If you want a blog then you might be tempted to use Wordpress over a more complicated Drupal based site. However, more recently I have to ask why should anyone even really need Wordpress. A far simpler aprouch is a program called Jekyll. Noticed I didn't call Jekyll a Content Management System.
So if Jekyll isn't a CMS then what is it? Jekyll is a "blog aware" static site generator. The way it works is content editor can write the content and put it into the folder and then tell Jekyll to generate the site. Jekyll will generate the site in html files, just like in the before-time.
What are the advantages to static site generation?
The biggest advantage is simplelified hosting. All that is needed to host a static site is any html server, there is no database, script, or cgi necesary. The site is generated and then any browser can parse that html. That means that even with a small server the site will load very fast and with very little overhead. Github even uses it for its Github pages service.
Another Advantage is simplisity. Jekyll has a very logical file structure:
- Configuration goes into the _config.yml file
- Posts go into _posts directory
- Layout Templates go into the _layouts directory
- Block Templates go into the _includes directory
Inside the _config.yml you will find some basic configuration.
# Name of your site (displayed in the header) name: Name of the Site # Short bio or description (displayed in the header) description: Web Developer from Somewhere # URL of your avatar or profile pic (you could use your GitHub profile pic) avatar: url to the logo # ... # Includes an icon in the footer for each username you enter footer-links: dribbble: email: facebook: flickr: github: instagram: linkedin: pinterest: rss: # just type anything here for a working RSS icon, make sure you set the "url" above! twitter: stackoverflow: # your stackoverflow profile, e.g. "users/50476/bart-kiers" # Your disqus shortname, entering this will enable commenting on posts disqus: # Enter your Google Analytics web tracking code (e.g. UA-2110908-2) to activate tracking google_analytics:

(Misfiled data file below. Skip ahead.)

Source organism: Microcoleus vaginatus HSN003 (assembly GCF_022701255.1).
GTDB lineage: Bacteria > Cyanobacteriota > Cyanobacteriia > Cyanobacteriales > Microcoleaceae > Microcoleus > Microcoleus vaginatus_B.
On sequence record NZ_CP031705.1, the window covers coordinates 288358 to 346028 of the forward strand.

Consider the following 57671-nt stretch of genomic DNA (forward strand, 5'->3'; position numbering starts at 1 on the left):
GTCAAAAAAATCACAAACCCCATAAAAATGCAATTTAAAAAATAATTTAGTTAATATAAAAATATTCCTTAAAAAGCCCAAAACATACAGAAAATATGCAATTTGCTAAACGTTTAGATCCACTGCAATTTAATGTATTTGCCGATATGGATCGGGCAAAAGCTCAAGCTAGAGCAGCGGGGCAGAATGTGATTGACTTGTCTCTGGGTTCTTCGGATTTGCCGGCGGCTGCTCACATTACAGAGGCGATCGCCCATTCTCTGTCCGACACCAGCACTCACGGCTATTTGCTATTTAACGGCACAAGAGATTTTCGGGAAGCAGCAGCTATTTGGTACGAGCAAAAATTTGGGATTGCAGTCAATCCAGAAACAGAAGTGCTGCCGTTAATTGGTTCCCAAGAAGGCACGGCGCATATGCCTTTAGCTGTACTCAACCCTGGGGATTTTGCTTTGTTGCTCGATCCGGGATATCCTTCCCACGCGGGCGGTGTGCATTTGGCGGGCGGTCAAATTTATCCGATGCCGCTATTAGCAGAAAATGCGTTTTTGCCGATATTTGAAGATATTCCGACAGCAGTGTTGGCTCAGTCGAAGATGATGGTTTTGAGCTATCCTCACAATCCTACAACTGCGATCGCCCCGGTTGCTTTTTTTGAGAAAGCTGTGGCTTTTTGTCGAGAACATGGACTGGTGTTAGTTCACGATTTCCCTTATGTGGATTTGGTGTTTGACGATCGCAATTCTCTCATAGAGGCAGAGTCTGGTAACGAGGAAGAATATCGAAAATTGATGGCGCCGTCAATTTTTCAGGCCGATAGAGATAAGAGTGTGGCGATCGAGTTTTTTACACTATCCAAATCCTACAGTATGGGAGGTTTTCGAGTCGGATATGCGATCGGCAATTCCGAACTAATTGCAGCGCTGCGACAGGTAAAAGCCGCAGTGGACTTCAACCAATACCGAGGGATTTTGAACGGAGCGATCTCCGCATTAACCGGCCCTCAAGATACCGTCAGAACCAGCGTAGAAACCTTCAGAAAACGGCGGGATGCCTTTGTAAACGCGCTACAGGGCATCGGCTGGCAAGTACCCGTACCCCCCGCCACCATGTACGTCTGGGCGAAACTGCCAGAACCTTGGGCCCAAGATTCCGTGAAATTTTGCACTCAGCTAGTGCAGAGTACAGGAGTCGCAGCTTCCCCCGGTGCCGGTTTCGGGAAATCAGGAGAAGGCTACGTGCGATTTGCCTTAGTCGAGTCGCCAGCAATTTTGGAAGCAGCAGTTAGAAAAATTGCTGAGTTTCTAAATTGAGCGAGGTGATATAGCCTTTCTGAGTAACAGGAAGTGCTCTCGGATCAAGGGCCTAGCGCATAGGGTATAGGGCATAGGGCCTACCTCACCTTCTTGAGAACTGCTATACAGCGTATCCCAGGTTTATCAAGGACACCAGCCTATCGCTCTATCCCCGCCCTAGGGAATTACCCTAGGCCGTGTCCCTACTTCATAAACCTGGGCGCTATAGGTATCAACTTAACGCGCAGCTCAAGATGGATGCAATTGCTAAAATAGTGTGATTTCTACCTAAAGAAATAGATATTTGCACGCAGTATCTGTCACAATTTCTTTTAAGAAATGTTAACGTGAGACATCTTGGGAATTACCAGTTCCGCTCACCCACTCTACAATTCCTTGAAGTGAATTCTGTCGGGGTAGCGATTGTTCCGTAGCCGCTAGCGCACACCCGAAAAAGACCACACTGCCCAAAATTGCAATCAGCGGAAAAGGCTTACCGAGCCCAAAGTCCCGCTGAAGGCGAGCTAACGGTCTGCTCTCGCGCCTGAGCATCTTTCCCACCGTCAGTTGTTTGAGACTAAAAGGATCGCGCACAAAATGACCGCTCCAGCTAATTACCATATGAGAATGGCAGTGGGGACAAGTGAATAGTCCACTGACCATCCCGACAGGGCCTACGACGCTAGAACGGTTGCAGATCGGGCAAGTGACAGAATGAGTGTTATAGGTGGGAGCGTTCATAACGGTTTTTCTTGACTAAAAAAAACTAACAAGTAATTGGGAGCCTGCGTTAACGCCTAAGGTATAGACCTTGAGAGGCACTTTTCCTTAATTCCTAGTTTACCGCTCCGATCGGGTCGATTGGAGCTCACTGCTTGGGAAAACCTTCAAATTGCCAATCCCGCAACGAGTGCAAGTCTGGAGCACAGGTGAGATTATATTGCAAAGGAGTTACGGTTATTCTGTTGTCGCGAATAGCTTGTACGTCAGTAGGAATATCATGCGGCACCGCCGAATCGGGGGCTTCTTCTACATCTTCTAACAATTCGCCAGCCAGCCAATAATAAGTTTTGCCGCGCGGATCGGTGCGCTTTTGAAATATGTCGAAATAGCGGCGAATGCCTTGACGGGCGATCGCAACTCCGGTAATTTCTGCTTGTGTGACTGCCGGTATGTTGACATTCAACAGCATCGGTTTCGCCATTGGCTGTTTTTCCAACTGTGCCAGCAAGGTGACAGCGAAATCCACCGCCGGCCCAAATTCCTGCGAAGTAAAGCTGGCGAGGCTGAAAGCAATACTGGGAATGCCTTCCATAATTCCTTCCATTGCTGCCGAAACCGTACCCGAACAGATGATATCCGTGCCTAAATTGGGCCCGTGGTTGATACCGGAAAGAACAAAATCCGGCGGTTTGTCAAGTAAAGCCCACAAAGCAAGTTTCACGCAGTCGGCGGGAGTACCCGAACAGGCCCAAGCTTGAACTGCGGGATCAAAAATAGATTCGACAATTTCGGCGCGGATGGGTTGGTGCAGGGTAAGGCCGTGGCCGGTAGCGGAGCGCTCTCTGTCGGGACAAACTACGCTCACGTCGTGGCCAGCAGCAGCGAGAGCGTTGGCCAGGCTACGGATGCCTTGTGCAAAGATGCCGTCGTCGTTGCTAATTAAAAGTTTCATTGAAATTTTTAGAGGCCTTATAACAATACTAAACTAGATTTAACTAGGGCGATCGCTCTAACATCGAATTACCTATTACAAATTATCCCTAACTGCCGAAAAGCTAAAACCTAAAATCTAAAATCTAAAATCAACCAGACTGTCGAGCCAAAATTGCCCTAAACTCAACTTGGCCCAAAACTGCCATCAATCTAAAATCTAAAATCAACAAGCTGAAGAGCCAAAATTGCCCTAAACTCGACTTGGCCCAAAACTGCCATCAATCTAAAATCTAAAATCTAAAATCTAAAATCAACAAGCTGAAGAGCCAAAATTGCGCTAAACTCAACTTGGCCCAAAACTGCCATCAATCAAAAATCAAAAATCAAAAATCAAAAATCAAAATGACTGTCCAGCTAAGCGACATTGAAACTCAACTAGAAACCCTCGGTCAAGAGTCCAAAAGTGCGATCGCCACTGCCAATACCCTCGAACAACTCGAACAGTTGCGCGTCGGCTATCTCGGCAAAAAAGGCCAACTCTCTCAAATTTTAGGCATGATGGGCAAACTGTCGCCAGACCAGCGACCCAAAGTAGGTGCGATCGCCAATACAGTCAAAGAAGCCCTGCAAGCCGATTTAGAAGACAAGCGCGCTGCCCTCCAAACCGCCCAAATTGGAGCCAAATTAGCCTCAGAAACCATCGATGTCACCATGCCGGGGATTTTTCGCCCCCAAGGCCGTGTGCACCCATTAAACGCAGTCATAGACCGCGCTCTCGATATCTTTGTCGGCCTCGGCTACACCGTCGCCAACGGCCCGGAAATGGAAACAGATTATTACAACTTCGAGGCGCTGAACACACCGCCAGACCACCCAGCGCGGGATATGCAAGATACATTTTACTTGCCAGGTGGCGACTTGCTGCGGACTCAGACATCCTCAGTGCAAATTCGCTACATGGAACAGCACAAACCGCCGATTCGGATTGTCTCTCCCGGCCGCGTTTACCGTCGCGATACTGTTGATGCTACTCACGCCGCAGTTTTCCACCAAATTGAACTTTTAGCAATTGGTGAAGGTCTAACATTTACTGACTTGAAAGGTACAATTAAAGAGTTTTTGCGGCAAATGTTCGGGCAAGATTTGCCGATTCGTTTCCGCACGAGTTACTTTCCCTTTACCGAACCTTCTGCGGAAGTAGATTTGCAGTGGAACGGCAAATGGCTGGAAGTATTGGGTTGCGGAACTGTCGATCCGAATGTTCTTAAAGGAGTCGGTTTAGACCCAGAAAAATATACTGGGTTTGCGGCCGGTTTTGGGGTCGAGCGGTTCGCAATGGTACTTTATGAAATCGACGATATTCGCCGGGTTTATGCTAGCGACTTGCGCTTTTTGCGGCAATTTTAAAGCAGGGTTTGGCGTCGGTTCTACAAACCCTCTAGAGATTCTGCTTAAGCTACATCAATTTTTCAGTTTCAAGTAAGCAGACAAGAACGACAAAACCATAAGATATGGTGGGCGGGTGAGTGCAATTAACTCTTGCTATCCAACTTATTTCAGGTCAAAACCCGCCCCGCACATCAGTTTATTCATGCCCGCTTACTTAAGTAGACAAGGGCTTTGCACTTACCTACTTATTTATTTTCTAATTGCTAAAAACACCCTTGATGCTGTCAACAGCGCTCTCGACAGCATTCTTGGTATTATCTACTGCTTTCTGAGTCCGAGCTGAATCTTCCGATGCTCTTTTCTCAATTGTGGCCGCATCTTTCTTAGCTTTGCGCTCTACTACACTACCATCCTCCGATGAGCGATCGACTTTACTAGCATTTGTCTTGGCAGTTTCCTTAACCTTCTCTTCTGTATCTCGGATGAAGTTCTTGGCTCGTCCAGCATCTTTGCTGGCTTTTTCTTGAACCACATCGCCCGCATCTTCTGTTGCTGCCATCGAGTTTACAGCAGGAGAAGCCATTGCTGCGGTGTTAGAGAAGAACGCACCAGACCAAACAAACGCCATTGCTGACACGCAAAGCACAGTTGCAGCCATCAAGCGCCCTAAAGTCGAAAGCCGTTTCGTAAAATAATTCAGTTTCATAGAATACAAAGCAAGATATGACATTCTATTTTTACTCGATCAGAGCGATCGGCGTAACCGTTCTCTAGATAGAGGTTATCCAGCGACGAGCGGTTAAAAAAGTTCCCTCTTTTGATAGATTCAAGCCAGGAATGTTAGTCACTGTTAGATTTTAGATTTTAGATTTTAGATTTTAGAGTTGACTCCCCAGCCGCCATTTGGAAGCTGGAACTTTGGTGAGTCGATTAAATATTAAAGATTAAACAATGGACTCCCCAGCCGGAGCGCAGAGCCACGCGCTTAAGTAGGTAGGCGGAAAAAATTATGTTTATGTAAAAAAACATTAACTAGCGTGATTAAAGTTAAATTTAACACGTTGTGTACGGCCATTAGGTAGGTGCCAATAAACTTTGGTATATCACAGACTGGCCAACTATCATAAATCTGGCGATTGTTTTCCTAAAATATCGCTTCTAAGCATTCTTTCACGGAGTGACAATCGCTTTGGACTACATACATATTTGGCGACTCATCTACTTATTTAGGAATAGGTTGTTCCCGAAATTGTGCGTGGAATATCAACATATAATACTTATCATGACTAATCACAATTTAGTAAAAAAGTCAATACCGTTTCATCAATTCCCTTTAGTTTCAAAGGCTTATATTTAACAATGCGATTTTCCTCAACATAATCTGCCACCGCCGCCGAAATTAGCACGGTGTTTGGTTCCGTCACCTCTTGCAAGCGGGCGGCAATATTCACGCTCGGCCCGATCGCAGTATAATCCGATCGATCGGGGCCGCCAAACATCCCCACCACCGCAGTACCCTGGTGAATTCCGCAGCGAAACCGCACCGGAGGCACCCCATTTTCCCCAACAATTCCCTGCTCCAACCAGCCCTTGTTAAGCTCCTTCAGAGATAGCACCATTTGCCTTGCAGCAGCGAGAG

One of the cooler parts of Jekyll is that even though it is generating a static site it can have plugins that extend it's functionallity. Plugs will fall into one of four categories.
- Creating new content based on the existing content. Multilanugauge sites, more content listings, etc..
- Filtering content in some way. This could be adding tokens or just using something other than markdown.
- These are commands that are outside of the content scope. For Drupal people think of this as drush commands for Jekyll.
- Tags are taxonomy based functionallity; catigorization or linking of content.
As I said be fore the Jekyll system is blog aware. That means that aside from pages Jekyll expects there to be posts of content.
All content is put into the _posts directory and has a specific naming convention including the date and expected url for the post. By default a post is written in markdown and it has a yaml header with some meta data about the post.
Where have I used it
After I took over development for DrupalForFirebug I knew that it would be just a matter of time before the issue was filed on drupal.org saying that the demo page (hosted on chapterthree) was down. I didn't want to ask the old maintainer to put the page back up and I didn't want to have to host a special site here on kwallcompany.com just for a demo of DrupalForFirebug. I also wanted to expand on the DrupalForFirebug api so I desided that I would host a faux api site using Jekyll. Basically with Jekyll I have created a dev blog for DrupalForFirebug and I put a special fake api callback there as well. DrupalForFirebug just uses hidden HTML for the the api so it was very easy. You can check it out by visiting the DrupalForFirebug page on Drupal.org and clicking on the demonstration link.